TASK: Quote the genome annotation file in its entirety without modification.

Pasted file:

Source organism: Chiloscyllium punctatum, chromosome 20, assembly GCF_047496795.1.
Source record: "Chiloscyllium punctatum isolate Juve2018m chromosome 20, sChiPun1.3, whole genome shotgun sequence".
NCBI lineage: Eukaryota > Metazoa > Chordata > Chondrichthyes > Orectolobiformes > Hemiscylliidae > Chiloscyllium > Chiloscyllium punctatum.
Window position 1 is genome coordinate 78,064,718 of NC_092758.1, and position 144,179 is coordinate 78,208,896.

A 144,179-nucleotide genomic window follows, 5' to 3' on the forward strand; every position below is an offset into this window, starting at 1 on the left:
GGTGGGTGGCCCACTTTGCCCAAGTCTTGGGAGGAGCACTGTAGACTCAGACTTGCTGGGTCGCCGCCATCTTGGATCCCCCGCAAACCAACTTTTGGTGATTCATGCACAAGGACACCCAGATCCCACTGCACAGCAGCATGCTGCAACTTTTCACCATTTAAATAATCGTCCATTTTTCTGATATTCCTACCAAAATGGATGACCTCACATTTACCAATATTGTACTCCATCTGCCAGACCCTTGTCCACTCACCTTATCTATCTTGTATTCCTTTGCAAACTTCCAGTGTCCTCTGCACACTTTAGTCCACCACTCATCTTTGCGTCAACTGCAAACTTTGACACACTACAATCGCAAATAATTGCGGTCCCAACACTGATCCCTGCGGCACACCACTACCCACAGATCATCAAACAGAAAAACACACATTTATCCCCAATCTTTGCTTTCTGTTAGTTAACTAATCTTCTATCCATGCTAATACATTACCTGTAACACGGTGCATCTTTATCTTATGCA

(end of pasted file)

Source organism: Chiloscyllium punctatum, chromosome 20, assembly GCF_047496795.1.
Source record: "Chiloscyllium punctatum isolate Juve2018m chromosome 20, sChiPun1.3, whole genome shotgun sequence".
NCBI lineage: Eukaryota > Metazoa > Chordata > Chondrichthyes > Orectolobiformes > Hemiscylliidae > Chiloscyllium > Chiloscyllium punctatum.
Window position 1 is genome coordinate 78,064,718 of NC_092758.1, and position 144,179 is coordinate 78,208,896.

A 144,179-nucleotide genomic window follows, 5' to 3' on the forward strand; every position below is an offset into this window, starting at 1 on the left:
GGTGGGTGGCCCACTTTGCCCAAGTCTTGGGAGGAGCACTGTAGACTCAGACTTGCTGGGTCGCCGCCATCTTGGATCCCCCGCAAACCAACTTTTGGTGATTCATGCACAAGGACACCCAGATCCCACTGCACAGCAGCATGCTGCAACTTTTCACCATTTAAATAATCGTCCATTTTTCTGATATTCCTACCAAAATGGATGACCTCACATTTACCAATATTGTACTCCATCTGCCAGACCCTTGTCCACTCACCTTATCTATCTTGTATTCCTTTGCAAACTTCCAGTGTCCTCTGCACACTTTAGTCCACCACTCATCTTTGCGTCAACTGCAAACTTTGACACACTACAATCGCAAATAATTGCGGTCCCAACACTGATCCCTGCGGCACACCACTACCCACAGATCATCAAACAGAAAAACACACATTTATCCCCAATCTTTGCTTTCTGTTAGTTAACTAATCTTCTATCCATGCTAATACATTACCTGTAACACGGTGCATCTTTATCTTATGCA